Don't know whether they served fresh squeezed orange juice, but they may have made lemonade and limeade from fresh fruit.
I used a similar device working the fountain in a drug store.

Was once a promising mixologist and more

My father used to have a soda fountain in his store and as young man I used to mix up all types of concoctions.

Vanilla Coke was one of my favorites. When I see a counter like that it recalls memories of all the used chewing gum stuck on the bottom of the counter.

I think

RBPjr is talking about the orange juicer and its reflection in the mirror.

Deja vu, sort of

Was sippin' on a bottled Coke when I pulled this photo up, and the sight of that Coca-Cola soda-jerking-type tap flashed a memory of how very different this particular soft drink tasted back in the '50s, when soda fountains abounded and a Coke was mixed right there in front of me, and served in an actual glass glass with a straw and little ice cylinders, each with a little hole through the center. I sighed, and instantly thought of two things: one, that Cokes don't taste like they did in the old days; and two, that every day, my reminiscences are sounding more and more like those of my late Dad.

I can live with both.

[Try "Mexican Coke," bottled in actual glass bottles and made from the original syrup recipe, with cane sugar instead of corn syrup. - Dave]

Thanks much, Dave. Your reply marks the first I've heard/read of the Mexican, uh, version of the soft drink.

Go West, Young Man

At least as far West as the Sunset District near Golden Gate Park. Polk's 1951 SFO directory shows that one Harvey Lum was now a proprietor at new digs located 1239 9th Ave. One can only hope he ported over the great idea of those chair back hat clips. And maybe the idea of the Happy Trails carried over as well. It's now a very highly rated taqueria.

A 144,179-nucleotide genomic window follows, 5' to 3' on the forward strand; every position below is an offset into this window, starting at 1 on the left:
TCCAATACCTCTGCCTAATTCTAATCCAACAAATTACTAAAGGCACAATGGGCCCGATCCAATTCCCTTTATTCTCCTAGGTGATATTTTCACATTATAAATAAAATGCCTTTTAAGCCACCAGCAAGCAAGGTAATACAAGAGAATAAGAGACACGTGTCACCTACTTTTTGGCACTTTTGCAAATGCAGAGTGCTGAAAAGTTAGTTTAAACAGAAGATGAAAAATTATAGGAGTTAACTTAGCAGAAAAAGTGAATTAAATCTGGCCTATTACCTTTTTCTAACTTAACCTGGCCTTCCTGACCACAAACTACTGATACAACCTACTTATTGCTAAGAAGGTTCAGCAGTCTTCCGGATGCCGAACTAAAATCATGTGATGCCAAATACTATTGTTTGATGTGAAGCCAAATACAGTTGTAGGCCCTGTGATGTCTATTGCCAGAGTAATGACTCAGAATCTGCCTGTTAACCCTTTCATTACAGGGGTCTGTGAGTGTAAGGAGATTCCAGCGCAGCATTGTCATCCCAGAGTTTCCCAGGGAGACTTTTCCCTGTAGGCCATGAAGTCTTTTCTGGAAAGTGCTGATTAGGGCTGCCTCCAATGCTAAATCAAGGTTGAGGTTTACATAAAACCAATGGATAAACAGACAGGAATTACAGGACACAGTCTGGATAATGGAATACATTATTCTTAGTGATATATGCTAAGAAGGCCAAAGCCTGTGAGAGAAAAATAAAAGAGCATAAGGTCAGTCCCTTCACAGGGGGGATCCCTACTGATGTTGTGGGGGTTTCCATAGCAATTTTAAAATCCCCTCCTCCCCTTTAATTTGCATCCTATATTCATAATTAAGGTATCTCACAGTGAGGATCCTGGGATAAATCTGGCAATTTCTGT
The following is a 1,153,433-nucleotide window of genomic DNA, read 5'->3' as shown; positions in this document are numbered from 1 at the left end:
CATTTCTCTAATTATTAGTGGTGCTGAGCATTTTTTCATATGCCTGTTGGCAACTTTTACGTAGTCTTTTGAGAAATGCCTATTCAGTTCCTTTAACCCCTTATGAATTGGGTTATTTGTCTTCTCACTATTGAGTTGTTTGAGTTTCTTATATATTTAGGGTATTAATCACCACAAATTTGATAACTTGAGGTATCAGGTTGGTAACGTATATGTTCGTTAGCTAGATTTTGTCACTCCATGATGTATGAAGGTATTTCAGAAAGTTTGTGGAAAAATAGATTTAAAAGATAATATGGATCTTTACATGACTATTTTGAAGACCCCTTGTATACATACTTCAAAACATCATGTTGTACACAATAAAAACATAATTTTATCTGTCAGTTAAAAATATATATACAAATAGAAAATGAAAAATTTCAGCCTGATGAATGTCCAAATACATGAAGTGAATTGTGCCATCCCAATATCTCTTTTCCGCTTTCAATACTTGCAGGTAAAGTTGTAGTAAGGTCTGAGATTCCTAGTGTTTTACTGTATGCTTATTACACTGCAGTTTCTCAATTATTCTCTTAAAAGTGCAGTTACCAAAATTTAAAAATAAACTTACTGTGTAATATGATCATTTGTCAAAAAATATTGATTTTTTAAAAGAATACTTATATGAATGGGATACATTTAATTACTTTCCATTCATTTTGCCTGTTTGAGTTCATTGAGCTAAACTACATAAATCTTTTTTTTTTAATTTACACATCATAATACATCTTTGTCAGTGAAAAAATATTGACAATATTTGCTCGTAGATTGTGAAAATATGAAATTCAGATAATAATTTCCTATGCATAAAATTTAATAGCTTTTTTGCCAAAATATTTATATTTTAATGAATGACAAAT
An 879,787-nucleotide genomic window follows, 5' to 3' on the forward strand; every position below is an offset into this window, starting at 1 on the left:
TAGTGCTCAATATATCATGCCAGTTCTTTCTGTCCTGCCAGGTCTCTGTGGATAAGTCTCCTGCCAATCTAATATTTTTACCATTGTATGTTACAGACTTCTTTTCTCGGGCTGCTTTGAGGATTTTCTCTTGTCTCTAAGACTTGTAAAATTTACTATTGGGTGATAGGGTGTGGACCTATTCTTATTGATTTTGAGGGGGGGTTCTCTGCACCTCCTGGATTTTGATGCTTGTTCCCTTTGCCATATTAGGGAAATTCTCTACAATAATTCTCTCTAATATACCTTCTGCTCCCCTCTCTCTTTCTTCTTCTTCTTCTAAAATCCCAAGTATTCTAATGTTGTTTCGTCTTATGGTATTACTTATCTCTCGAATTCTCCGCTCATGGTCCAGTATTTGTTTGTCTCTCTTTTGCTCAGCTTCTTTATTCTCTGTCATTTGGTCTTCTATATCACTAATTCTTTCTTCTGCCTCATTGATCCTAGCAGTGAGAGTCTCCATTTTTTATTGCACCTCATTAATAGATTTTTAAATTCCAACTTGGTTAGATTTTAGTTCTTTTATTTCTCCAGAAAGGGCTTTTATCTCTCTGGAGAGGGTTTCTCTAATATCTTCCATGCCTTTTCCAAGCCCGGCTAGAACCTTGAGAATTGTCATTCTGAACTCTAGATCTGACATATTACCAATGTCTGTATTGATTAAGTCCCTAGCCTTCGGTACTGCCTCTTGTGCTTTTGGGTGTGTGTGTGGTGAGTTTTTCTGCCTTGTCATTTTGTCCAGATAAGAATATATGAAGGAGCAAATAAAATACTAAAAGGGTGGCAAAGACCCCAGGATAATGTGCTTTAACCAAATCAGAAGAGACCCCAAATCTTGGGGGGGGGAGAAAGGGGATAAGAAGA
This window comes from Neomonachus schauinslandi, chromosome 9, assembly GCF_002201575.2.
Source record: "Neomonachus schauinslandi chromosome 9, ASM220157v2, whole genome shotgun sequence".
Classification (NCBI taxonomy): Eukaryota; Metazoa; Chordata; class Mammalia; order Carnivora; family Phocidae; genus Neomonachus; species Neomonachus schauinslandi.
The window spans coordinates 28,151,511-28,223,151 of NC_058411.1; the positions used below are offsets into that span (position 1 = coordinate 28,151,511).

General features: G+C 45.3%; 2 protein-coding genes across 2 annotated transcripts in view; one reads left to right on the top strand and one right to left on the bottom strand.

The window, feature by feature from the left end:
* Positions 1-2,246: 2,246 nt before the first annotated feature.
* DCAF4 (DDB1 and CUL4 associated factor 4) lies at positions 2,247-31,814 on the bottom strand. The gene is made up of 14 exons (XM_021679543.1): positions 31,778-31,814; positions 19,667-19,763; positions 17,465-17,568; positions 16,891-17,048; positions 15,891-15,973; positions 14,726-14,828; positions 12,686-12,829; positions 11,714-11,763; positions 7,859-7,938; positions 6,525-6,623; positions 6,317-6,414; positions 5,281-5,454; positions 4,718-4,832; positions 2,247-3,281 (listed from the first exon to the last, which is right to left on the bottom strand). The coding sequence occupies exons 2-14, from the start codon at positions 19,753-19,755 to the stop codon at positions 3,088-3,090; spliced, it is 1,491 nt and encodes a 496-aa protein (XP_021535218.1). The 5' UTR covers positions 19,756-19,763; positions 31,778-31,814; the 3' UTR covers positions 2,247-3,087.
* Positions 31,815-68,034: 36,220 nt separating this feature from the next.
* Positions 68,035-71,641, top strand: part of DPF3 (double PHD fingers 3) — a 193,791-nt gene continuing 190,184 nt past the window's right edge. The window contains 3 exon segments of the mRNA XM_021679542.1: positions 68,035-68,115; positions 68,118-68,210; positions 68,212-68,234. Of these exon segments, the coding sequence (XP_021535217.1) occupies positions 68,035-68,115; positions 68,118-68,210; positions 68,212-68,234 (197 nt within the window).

Strange devices...

I'm wondering what the two conical shaped devices to the right of the milk shake machines are? Large lever to push something into a cup or glass?

[Are you talking about the ground coffee dispenser and its reflection in the mirror? -tterrace]

Feeling the need

If Shorpy feels the need to destroy images by background overlays of their name, I might as well not come back. I'd hate to see images destroyed.

[All of our photos have that. The watermark isn't "destroying" anything. Without it, we would not have purchased, scanned and published the image, and you never would have seen it in the first place. - Dave]

I understand. Thank you for the reply.